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SHARP and its partners are looking for ways to assist smallholders to assess, monitor and avoid deforestation caused by agricultural expansion, with an initial focus on palm oil.

HCV interview: Mwajuma

Meet Mwajuma Hemedi, a Tanzanian palm oil grower

Since her husband passed away in 2003, Mwajuma Hemedi has faced many challenges in providing for her seven children. Mwajuma is a farmer from western Tanzania who grows maize, cassva and tomatoes on her 6 acres of land. Mwajuma joined Seed Change, an organisation that provides smallholders with training and support to establish small plantations of high-yielding oil palm trees. Mwajuma is now part of the Upendo farmers group, which grows oil palm in Mahembe Village, Kigoma.

We got the opportunity to interview Mwajuma about her cultivation of oil palm and her thoughts on the HCV process. 

What made you start growing oil palm?

We are subsistence farmers but by growing palm oil I can make some money which can be used to buy extra food not grown on my own farm and to pay school fees for my children. There is no other way for me to make money. I really wanted to change my life so I joined Seed Change to get access to high-yielding seedlings. I had a quarter acre of the local variety planted on my land but knew this would never be enough to sustain my family. With my new high-yielding trees I will be able to do even more. I will go from nothing to something.

What are the challenges of being an oil palm farmer?

The work is difficult, especially in processing fresh fruit bunches because we do this manually using local equipment. It is very hard work and it produces low quality palm oil. Our biggest challenge is inputs, access to fertiliser and high-yielding varieties of seedlings.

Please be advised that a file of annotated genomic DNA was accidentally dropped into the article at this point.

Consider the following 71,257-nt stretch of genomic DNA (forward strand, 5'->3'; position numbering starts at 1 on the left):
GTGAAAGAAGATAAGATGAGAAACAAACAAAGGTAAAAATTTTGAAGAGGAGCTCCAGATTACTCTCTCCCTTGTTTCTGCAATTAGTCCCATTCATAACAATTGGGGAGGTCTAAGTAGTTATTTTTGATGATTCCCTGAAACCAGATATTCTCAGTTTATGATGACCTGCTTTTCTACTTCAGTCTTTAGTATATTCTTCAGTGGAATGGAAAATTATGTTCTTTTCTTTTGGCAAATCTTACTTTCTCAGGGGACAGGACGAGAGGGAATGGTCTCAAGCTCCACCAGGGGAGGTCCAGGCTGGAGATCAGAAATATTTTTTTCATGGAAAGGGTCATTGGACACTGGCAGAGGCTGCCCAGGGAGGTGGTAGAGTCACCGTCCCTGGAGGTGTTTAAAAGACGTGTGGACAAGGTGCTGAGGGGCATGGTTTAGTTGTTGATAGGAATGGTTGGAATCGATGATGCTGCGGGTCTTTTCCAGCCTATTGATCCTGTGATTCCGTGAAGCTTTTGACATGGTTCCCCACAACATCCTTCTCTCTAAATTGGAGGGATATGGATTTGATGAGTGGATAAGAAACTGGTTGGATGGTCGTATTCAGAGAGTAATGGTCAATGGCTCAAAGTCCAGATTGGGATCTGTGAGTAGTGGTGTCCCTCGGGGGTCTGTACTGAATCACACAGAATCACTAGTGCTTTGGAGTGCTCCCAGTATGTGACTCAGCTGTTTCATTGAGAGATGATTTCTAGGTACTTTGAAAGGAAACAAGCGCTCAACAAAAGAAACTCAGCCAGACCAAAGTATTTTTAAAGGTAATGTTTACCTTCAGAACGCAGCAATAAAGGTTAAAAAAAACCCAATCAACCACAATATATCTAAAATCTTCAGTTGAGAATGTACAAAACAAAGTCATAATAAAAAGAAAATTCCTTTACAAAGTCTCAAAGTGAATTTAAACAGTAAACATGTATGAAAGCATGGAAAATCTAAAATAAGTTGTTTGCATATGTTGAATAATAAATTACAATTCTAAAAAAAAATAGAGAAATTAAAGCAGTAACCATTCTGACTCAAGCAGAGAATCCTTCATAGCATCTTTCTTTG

How do you sell your harvest?

I process my fruits using a local machine. I sell the oil by the litre in a plastic bottle at the village market. Sometimes I sell my fresh fruit bunches to neighbouring farmers, who process the oil.

What made you decide to take part in the HCV programme?

Seed Change offered to teach my palm oil group about HCVs. I wanted to learn more about how to take care of the environment because it is important to me. I learned why it’s important to care about the environment long term.

What activities and trainings did you participate in?

I participated in three trainings and two group meetings specifically dedicated to the HCV approach. The trainings and discussions were led by the Community Development Officer and included both theoretical and practical sessions.

What do High Conservation Values mean to you?

HCVs mean life – by having a good environment the people will be happy, disease will be reduced, and we will have enough water. Managing HCVs will be the way to maintain our forests and for the land to be regenerated. We will experience land that is more fertile and harvests will be good. We will enjoy the land of our childhood.

In what ways has your farmers group agreed to manage the HCVs in your area?

We have all agreed to stop burning crop residue and vegetation, stop washing clothing in the stream, not to kill animals and not to plant near the stream. We passed on information about deforestation to other farmers, even those who are not members of the Upendo group.

Where there any challenges during the project?

The group was worried that maybe someone would burn vegetation even though we agreed not to but that has not happened.

How have you benefited from the project?

My farming has changed. I can see the palm oil trees are growing very well. I am now a tree friend – I do not burn vegetation, I protect the forest. I am now a water friend – I do not dig our plant around our water sources.

Photo: Seed Change


Name: Mwajuma Hemedi

Age: 45

Land: 1 acre of oil palm, 6 acres of farm

Lives: Mahembe Village, 15 km from Kigoma

Farmer group: Upendo Group

What is the HCV for smallholders approach?

The High Conservation Values (HCV) for smallholders approach aims to support smallholders to discuss the concepts of HCV and ecosystem services, identify the likelihood of HCVs in the area where they farm and develop plans to monitor and manage them.

The SHARP Partnership has collaborated with Seed Change to conduct field testing of the HCV for smallholders approach in western Tanzania. Read more